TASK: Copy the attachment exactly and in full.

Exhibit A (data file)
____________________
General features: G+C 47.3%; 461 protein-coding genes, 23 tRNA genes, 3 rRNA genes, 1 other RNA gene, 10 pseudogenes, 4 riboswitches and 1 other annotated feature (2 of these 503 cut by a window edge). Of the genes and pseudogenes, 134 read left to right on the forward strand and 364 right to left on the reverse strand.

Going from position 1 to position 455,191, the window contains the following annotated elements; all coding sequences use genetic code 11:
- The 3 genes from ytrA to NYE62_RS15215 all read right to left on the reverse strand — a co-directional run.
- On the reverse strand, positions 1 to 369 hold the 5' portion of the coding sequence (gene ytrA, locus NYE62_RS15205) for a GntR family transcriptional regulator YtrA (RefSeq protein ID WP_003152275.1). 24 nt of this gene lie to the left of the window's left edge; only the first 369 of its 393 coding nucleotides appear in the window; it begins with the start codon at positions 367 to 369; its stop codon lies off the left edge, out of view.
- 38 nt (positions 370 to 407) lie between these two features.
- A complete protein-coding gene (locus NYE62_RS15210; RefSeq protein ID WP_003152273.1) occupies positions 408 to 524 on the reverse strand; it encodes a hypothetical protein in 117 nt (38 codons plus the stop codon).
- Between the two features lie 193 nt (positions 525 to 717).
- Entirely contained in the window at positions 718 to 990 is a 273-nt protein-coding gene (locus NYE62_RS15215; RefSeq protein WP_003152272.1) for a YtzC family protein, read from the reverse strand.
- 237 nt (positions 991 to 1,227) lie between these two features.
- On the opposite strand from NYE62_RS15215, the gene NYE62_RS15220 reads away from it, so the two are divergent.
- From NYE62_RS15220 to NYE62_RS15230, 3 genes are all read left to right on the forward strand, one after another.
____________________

General features: G+C 47.3%; 461 protein-coding genes, 23 tRNA genes, 3 rRNA genes, 1 other RNA gene, 10 pseudogenes, 4 riboswitches and 1 other annotated feature (2 of these 503 cut by a window edge). Of the genes and pseudogenes, 134 read left to right on the forward strand and 364 right to left on the reverse strand.

Going from position 1 to position 455,191, the window contains the following annotated elements; all coding sequences use genetic code 11:
- The 3 genes from ytrA to NYE62_RS15215 all read right to left on the reverse strand — a co-directional run.
- On the reverse strand, positions 1 to 369 hold the 5' portion of the coding sequence (gene ytrA, locus NYE62_RS15205) for a GntR family transcriptional regulator YtrA (RefSeq protein ID WP_003152275.1). 24 nt of this gene lie to the left of the window's left edge; only the first 369 of its 393 coding nucleotides appear in the window; it begins with the start codon at positions 367 to 369; its stop codon lies off the left edge, out of view.
- 38 nt (positions 370 to 407) lie between these two features.
- A complete protein-coding gene (locus NYE62_RS15210; RefSeq protein ID WP_003152273.1) occupies positions 408 to 524 on the reverse strand; it encodes a hypothetical protein in 117 nt (38 codons plus the stop codon).
- Between the two features lie 193 nt (positions 525 to 717).
- Entirely contained in the window at positions 718 to 990 is a 273-nt protein-coding gene (locus NYE62_RS15215; RefSeq protein WP_003152272.1) for a YtzC family protein, read from the reverse strand.
- 237 nt (positions 991 to 1,227) lie between these two features.
- On the opposite strand from NYE62_RS15215, the gene NYE62_RS15220 reads away from it, so the two are divergent.
- From NYE62_RS15220 to NYE62_RS15230, 3 genes are all read left to right on the forward strand, one after another.